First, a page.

SEC Publishes Letter to Private Fund Industry Regarding Presence Exams
On October 9, 2012, the United States Securities and Exchange Commission (the "SEC") published a letter to newly registered investment advisers to introduce the National Exam Program (the "NEP") and provide certain information about upcoming examinations and the topical areas that may be examined. Over the next two years, the NEP will begin conducting focus, risk-based examinations with respect to newly registered investment advisers of private funds (the "Presence Exams"). These Presence Exams have three primary phases: engagement; examination; and reporting:
Engagement Phase.During the engagement phrase, the NEP will engage in a nationwide outreach program to inform newly registered investment advisers about (among other things) their obligation under the Investment Advisers Act of 1940 (the "Advisers Act") and the Presence Exams. In anticipation of the engagement phase, the NEP and the SEC has published various compliance materials, staff letters, staff issued no-action letters, interpretive guidance risk alerts, and other documents available on the SEC's website. A link to the speech given by Director Carlo di Florio earlier this year, discussing examinations of private equity firms in more detail, is available here. Examination Phase.During the examination phase, the NEP will review one or more of the following areas that the NEP deems to be "higher-risk" with respect to the firm: ° Marketing: The NEP staff may review marketing materials and evaluate whether all materials are in compliance with the Advisers Act and are not false or misleading. Portfolio Management: The NEP staff may review a firm's portfolio decision-making practices and allocation of investment opportunities, and evaluate whether such practices are consistent with the disclosure provided to investors. Conflicts of Interest: The NEP staff may review the procedures, policies and controls used to identify, mitigate and resolve certain conflicts of interests (including conflicts relating to allocation of investments, fees, and transactions with affiliated parties). Safety of Client Asset: The NEP may review the policies and procedures to protect client assets from loss or theft, and evaluate whether such policies are in compliance with the Advisers Act. Valuation: The NEP staff may review the valuation policies and procedures, including methodology for valuing illiquid or difficult to value investments, and the methods for calculating management and performance fees. Reporting Phase. Following the completion of the examination phase, the NEP intends to report its observations and conclusions to the SEC and the public. Such observations may include common practices, industry trends and significant issues. The NEP staff will contact an investment adviser separately if it is selected for an examination. Please consider whether your firm would be prepared for an exam if you received a notice from the NEP staff.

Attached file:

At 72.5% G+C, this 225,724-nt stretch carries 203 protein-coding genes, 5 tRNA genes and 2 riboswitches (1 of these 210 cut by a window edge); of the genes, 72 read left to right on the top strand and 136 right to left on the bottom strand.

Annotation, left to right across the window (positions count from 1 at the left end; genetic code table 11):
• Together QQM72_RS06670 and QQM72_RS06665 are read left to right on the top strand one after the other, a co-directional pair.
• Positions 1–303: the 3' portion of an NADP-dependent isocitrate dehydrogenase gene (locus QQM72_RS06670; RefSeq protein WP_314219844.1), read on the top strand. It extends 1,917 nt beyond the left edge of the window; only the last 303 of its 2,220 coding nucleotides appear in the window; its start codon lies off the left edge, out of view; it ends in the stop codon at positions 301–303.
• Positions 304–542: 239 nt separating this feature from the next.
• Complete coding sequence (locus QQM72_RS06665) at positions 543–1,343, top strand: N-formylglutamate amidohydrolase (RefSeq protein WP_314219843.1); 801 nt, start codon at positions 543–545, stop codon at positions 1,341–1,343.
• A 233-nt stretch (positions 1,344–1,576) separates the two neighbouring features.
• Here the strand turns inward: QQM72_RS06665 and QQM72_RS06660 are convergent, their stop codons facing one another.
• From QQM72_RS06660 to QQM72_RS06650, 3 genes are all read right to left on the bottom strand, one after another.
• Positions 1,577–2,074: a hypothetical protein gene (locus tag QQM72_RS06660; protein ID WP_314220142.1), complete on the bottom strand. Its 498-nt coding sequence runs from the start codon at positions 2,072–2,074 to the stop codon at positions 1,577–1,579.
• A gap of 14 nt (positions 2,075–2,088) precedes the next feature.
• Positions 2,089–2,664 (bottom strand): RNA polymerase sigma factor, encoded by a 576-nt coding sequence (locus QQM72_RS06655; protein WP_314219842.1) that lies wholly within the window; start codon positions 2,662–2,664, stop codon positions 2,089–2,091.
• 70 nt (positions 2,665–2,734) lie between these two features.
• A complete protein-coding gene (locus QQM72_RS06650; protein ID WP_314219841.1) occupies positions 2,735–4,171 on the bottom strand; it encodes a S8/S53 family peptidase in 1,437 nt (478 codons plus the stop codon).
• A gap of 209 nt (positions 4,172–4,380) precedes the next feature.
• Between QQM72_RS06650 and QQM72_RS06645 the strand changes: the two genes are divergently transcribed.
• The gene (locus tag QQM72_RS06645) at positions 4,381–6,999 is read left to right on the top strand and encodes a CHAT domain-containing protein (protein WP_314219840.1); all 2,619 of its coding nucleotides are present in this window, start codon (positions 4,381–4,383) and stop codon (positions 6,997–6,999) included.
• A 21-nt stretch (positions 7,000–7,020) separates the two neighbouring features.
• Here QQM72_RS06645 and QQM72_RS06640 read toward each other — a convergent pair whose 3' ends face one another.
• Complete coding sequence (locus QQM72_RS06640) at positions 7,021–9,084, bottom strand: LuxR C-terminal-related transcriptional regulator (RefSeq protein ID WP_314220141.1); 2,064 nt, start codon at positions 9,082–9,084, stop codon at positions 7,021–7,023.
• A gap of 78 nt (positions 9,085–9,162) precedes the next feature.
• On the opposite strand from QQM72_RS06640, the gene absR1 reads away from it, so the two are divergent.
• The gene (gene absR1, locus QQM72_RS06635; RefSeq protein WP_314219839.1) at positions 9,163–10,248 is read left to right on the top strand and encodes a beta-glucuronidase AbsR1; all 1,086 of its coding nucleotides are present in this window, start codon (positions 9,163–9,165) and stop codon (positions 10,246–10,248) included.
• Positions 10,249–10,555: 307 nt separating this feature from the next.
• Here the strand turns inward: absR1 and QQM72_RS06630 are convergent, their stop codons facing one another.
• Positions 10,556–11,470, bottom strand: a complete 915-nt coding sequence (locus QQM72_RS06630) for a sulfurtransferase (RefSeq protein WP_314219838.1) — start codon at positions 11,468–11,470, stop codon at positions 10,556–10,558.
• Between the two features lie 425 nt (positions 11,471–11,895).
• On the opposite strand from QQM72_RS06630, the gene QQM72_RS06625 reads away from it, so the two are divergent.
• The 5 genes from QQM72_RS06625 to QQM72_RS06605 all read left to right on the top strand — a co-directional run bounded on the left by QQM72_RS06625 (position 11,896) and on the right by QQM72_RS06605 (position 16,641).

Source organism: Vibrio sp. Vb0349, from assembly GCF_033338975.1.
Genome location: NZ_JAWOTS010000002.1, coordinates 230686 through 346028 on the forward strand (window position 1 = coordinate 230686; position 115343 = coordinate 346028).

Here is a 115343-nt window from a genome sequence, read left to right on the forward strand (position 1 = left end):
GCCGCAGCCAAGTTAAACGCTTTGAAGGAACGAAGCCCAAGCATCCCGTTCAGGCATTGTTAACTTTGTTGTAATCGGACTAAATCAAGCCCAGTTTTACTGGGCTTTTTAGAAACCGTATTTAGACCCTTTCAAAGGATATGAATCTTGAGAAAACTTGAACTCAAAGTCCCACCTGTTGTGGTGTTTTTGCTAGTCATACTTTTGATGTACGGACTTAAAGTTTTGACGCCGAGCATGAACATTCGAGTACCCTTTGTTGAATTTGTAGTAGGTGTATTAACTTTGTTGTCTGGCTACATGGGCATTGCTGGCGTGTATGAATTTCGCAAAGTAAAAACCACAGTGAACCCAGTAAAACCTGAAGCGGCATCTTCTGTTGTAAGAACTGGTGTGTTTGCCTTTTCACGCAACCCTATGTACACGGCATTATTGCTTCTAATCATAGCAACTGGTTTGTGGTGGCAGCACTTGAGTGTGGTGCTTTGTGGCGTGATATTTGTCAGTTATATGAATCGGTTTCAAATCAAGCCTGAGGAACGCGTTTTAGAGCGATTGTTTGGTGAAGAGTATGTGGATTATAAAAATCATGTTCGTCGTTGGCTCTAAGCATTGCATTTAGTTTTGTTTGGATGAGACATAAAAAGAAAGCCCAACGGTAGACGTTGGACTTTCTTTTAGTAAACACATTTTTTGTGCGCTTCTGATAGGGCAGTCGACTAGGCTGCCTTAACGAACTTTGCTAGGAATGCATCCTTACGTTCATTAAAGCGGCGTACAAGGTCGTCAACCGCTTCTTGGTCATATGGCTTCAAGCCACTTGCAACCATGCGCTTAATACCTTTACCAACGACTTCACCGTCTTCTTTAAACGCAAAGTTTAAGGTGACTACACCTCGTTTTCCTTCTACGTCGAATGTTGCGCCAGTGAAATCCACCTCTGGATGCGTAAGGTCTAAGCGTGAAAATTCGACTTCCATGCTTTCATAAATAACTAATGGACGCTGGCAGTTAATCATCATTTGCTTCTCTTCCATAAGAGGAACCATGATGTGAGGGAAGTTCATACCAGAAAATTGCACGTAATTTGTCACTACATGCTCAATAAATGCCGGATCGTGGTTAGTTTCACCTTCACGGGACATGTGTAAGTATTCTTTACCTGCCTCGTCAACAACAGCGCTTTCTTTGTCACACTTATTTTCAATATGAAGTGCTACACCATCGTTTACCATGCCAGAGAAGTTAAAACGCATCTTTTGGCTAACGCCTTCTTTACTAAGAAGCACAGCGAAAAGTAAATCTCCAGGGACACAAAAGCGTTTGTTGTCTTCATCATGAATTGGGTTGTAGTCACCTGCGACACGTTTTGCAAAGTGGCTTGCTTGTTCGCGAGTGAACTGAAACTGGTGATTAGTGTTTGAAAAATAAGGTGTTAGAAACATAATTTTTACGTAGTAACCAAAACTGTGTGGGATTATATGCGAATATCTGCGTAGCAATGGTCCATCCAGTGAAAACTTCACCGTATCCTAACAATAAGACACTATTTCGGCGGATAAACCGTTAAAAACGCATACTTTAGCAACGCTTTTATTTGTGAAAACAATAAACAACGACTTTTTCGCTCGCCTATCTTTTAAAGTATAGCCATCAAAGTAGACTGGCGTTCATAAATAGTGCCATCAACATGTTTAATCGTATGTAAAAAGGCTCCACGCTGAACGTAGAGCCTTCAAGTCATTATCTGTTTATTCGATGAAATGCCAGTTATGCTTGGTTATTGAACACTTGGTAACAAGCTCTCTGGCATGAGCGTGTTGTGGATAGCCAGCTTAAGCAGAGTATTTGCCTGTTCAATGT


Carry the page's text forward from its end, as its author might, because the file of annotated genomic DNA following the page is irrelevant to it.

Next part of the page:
Industry Groups React to Proposed Rules to Remove Prohibitions on General Solicitation and General Advertising in Certain Regulation D Offerings
The Jumpstart Our Business Startups Act, enacted earlier in 2012 (the "JOBS Act"), directed the SEC to amend Rule 506 of Regulation D ("Rule 506") of the Securities Act of 1933, as amended (the "Securities Act"), to allow issuers to engage in "general solicitation" and "general advertising" in offerings made under Rule 506, so long as all purchasers of the securities in such offerings are accredited investors.
On August 29, 2012, the SEC proposed an amendment to Rule 506 to implement these provisions of the JOBS Act. If adopted as proposed, the amendment will provide certain private equity funds, hedge funds and other private funds with substantially more flexibility in marketing fund interests. More information on the proposed amendment is available here.
However, significant questions remain and several industry and consumer groups submitted comments to the proposed amendment on various issues, including:
Verification. The proposed rule includes the steps fund sponsors may be required to take under new Rule 506(c) to verify that investors are "accredited investors." While proposed Rule 506(c) does not contain any required methods or establish any safe harbor for issuers to follow in verifying the accredited investor status of purchasers, the SEC's guidance...